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Meet the mail-order wagyu beef company prized by Gordon Ramsay and David Chang

Jon Urbana of KOW Steaks takes us on a deep dive into the world of high-quality American Wagyu.

KOW steak tomahawks
KOW ribeye tomahawk. KOW Steaks

Jon Urbana, CEO and sixth-generation rancher of KOW Steaks, has some unique opinions about meat. “I hate Texas beef,” says Urbana. “I can taste it a mile away.”

While a controversial statement, Urbana knows a thing or two about beef. With ringing endorsements from culinary heavyweights like Gordon Ramsey, David Chang, and Nobu Matsuhisa, and restaurants like Strip House, Delmonico’s, The James Beard House, and Boucherie, KOW Steaks considers themselves the premier American Wagyu company. According to KOW Steaks, they were the first to bring Wagyu beef from Japan to America in the 1970s, transporting the cattle on a custom 747. With 125 years of beef experience, KOW Steak is passionate about producing beef outside of the mainstream commercial meat industry.

Currently run by Urbana and Craig Zimmerman, KOW Steaks is passionate about raising the finest quality Wagyu beef in America. From the unique cattle-raising techniques to surveying their category of beef cuts, we interviewed Urbana and KOW Steaks to learn more about what makes their American Wagyu one-of-a-kind.

KOW steaks Kansas City Strip
Kansas City Strip at KOW Steaks. Bone-in strip. KOW Steaks / Instagram

What makes KOW Steaks unique

With its wide range of labels and different names, the subject of what exactly is Wagyu beef is often misunderstood by the American consumer. On many restaurant menus, the categories of “Wagyu burgers,” “Wagyu steaks,” or “Japanese Wagyu” are listed without much explanation. Is there a difference between Wagyu and Kobe? And what is American Wagyu? The most important thing to realize is in Japanese, Wagyu translates to “Japanese cattle” and includes any number of Japanese cattle, such as the infamous Kobe to Hitachi-Gyu from the Ibaraki prefecture in Japan.

For KOW Steaks, their specialty is American Wagyu. So, what’s the difference? At KOW, because these Wagyu cattle, which originally hail from Japan, are raised in America, geography and regionality play critical roles in the final flavor and marbling. Similar to how the same wine grapes can vary depending on the terroir where they’re grown, KOW’s Wagyu shares a similar dynamic. Simply put, although the Wagyu raised at KOW might originally be from Japan, they won’t taste like Wagyu in Japan.

“In my opinion, it’s all about balance; we strive to create the perfect balance between fat and flavor similar to a balanced wine or balanced whiskey,” says Urbana. “This task is incredibly hard to achieve, and we take our genetics feed water and animal husbandry very seriously to achieve this.”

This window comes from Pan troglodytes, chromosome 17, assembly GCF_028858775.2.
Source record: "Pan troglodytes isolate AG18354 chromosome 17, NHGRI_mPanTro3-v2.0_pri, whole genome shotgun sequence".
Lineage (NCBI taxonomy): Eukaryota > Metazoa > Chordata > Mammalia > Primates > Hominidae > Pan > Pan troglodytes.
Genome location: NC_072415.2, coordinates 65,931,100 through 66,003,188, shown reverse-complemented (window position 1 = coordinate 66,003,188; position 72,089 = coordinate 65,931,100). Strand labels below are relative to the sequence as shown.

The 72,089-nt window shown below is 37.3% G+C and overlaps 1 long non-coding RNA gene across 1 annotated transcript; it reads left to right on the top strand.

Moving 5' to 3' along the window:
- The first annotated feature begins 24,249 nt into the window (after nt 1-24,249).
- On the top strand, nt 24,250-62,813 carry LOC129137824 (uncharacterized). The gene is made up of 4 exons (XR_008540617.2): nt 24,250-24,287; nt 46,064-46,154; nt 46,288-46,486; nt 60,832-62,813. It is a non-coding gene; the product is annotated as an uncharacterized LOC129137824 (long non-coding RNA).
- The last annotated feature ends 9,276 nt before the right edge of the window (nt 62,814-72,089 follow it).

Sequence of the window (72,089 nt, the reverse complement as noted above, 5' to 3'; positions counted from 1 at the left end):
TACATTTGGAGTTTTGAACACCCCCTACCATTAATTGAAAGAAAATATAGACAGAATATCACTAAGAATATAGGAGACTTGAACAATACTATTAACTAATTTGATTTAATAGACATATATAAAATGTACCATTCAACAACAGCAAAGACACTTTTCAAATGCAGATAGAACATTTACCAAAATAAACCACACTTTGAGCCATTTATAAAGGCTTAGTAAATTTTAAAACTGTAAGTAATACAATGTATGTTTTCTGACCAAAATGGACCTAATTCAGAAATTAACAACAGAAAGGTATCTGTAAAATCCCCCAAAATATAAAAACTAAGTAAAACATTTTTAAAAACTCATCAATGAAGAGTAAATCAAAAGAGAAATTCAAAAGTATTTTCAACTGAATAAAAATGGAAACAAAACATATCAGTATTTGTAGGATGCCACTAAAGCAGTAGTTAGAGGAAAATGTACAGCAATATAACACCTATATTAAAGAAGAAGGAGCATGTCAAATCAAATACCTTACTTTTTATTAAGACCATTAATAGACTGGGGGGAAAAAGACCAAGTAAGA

Because of this focus on husbandry, KOW uses several interesting techniques cattle-raising techniques. For instance, they pay attention to fertile topsoil and use only high-quality water instead of standard watering holes for their cattle herds. Since cattle can drink up to 70 gallons of water a day, paying careful attention to the herd’s water supply is key for great beef, according to KOW.

All of this attention to detail produces clean-tasting, high-quality beef, which, as world-renowned sommelier Carlton McCoy likes to say humorously, can be a double-edged sword. “I hate serving KOW at parties,” says McCoy. “Because no one talks about the wine after tasting the wagyu.”

raw KOW tri-tip
The tri-tip steak at KOW Steaks. KOW Steaks

KOW Steaks cuts and how to use them

A quick scroll through the KOW Steaks’ website, and one can see the wide range of beef cuts available to purchase. The company carries plenty of the crowd pleasers, including ribeyes, filet, ground beef, and a showstopping “Kowboy” Tomahawk ribeye. One of the best steaks, according to KOW, is their New York Strip, a cut they like to label as their “silver bullet.”

But there’s plenty to the cow behind those delicious but well-known favorites. KOW Steaks also features underrated cuts, including the bavette steak and outside skirt, both excellent grilled quickly for Mexican carne asada or steak frites. KOW also makes beef patties, blending cuts like brisket and short ribs for a deeply beefy grind.

For longer braises or slow-roasting, KOW also has cuts like beef cheeks and whole brisket. One excellent and less well-known cut that KOW carries, especially outside Northern California, is the tri-tip. A staple of Santa Maria-style barbecue, the tri-tip has great flavor and a hearty, satisfyingly chewy meatiness.

What’s the best way to season KOW Steaks?

With all these various cuts, what’s the best way to season them? A glance at KOW Steaks and the savvy beef eater will notice that while the marbling is excellent, it’s not the same as the Japanese A5, which can be almost white from the interwoven fat. For some beef lovers, KOW Steaks pack the best of both worlds — excellent marbling but not too much where the beefiness can get lost in the fat. Because KOW is so proud of its beef’s terroir and natural flavor, they generally recommend seasoning most of their cuts with only salt, no marinade.

That being said, KOW does sell a line of meat rubs from Wassi’s & Lane’s on its website. With flavors from Classic Steak Rub to more interesting names like Spellbound Rub and Wassi’s Vintage Sunshine, use these rubs to add extra layers of flavor when needed. For instance, the Spellbound and Classic Steak Rub are great for a whole brisket or the massive Kowboy Tomahawk.

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Hunter Lu
Hunter Lu is a New York-based food and features writer, editor, and NYU graduate. His fiction has appeared in The Line…
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